Years ago, after a performance of my play, Not the end of the world, I chatted in the foyer to a woman who asked me why I had to feature the economy in a cute little puppet play? We had an inflatable two headed puppet – the face of Credit and the other Debit – who argued with each other and Economy eventually exploded to reveal a cute little Green Economy inside. Like a slimming ad. This woman thought it unnecessary, she thought it brought the fun of the puppet play down, made it too serious. This was a play about endangered species.
It is serious! What is more serious than extinction? And almost certainly the way our economy is run, our capitalist system, is destroying the planet.
The second episode is called The use and abuse of vegetational systems. It is more closely aligned with the themes of this blog – the idea of ecosystems and the (much exagerated) ‘balance of nature’ influencing human thought. It reminded me of that poem by Wallace Stevens called The Rock which I can’t find on the internet. Wallace Stevens often wrote about human’s need for order but always in terms of change and seasons. Growth and death and change were inherent in everything.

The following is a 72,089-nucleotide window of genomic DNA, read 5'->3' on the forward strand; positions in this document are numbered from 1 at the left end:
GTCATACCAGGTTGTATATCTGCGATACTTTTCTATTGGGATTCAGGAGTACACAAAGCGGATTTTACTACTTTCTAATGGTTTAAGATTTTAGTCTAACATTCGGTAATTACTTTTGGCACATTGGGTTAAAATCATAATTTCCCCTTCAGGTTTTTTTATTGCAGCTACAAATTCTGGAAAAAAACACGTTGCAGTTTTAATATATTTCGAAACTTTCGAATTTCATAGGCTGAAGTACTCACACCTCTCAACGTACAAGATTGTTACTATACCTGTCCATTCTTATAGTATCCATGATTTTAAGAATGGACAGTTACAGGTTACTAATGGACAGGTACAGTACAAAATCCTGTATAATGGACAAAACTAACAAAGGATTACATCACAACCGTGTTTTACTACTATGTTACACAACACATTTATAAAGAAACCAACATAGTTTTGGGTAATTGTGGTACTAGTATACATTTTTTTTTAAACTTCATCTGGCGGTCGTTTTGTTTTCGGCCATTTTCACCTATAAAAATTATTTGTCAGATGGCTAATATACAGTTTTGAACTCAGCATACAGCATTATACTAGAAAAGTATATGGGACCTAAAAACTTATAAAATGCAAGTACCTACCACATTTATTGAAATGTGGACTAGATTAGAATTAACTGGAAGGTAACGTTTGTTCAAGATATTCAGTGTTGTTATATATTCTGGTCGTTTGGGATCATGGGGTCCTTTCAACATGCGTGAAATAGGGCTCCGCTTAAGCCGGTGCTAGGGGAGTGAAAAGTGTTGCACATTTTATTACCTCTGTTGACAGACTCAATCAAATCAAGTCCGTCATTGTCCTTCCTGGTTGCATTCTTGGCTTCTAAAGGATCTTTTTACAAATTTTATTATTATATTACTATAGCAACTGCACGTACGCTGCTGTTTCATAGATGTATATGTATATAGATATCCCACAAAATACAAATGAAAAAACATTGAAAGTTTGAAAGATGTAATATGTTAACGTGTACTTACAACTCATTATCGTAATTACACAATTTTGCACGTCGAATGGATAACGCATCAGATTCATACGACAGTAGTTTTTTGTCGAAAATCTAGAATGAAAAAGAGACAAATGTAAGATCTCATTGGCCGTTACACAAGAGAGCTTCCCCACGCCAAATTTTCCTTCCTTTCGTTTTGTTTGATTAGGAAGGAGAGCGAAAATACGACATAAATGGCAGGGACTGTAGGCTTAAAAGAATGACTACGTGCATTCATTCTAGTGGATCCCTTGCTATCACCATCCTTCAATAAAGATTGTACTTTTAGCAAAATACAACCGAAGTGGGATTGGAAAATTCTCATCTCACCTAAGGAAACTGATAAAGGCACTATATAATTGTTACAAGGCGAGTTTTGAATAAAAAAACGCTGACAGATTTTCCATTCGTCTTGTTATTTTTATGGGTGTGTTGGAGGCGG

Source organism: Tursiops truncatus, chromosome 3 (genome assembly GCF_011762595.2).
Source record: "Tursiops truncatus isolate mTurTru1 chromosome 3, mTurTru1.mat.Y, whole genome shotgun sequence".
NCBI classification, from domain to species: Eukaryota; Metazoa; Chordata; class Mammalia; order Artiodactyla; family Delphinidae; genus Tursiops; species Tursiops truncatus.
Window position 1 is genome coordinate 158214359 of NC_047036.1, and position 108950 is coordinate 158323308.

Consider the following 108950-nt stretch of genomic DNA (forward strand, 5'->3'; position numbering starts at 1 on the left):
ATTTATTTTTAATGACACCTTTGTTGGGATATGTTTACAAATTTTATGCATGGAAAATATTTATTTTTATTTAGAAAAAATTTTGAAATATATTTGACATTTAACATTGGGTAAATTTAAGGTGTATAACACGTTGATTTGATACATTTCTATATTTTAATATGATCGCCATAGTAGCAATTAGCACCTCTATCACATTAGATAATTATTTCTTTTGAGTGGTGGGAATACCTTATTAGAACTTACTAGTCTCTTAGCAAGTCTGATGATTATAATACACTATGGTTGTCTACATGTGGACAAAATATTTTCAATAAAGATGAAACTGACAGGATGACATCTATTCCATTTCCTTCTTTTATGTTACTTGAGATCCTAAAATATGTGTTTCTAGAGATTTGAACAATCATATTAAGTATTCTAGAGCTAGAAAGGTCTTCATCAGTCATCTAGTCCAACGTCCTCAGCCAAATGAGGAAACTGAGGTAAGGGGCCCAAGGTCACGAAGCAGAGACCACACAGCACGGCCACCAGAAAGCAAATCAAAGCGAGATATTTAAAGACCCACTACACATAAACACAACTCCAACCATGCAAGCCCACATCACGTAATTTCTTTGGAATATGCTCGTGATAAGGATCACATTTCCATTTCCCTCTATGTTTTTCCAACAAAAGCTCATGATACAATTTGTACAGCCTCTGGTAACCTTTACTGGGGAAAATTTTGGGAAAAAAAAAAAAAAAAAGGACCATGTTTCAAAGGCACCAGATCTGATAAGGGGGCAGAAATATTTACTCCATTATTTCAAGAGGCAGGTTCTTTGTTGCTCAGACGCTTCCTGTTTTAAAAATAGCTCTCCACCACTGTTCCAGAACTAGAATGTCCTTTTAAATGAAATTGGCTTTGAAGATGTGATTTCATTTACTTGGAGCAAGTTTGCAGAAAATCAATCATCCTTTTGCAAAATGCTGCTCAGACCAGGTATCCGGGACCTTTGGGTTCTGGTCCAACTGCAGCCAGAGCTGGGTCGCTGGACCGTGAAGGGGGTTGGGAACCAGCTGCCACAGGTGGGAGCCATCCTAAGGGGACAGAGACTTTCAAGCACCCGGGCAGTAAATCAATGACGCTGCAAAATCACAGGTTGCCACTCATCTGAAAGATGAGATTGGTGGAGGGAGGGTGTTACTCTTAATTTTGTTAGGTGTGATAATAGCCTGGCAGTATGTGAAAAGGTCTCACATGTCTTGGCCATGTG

And look, here’s an idea that might be helpful:
<iframe src=”https://player.vimeo.com/video/41245873″ width=”500″ height=”281″ frameborder=”0″ webkitallowfullscreen mozallowfullscreen allowfullscreen></iframe> <p><a href=”https://vimeo.com/41245873″>La Minga: Episode 101 of The Perennial Plate</a> from <a href=”https://vimeo.com/theperennialplate”>The Perennial Plate</a> on <a href=”https://vimeo.com”>Vimeo</a>.</p> <p>The ideas of cooperation and working together are central to many movements in Latin America. Nestor Escobar has brought those ideas to Louisville, KY where he coordinates a large urban farm that hopes to share his philosophy.<br /> www.theperennialplate.com</p>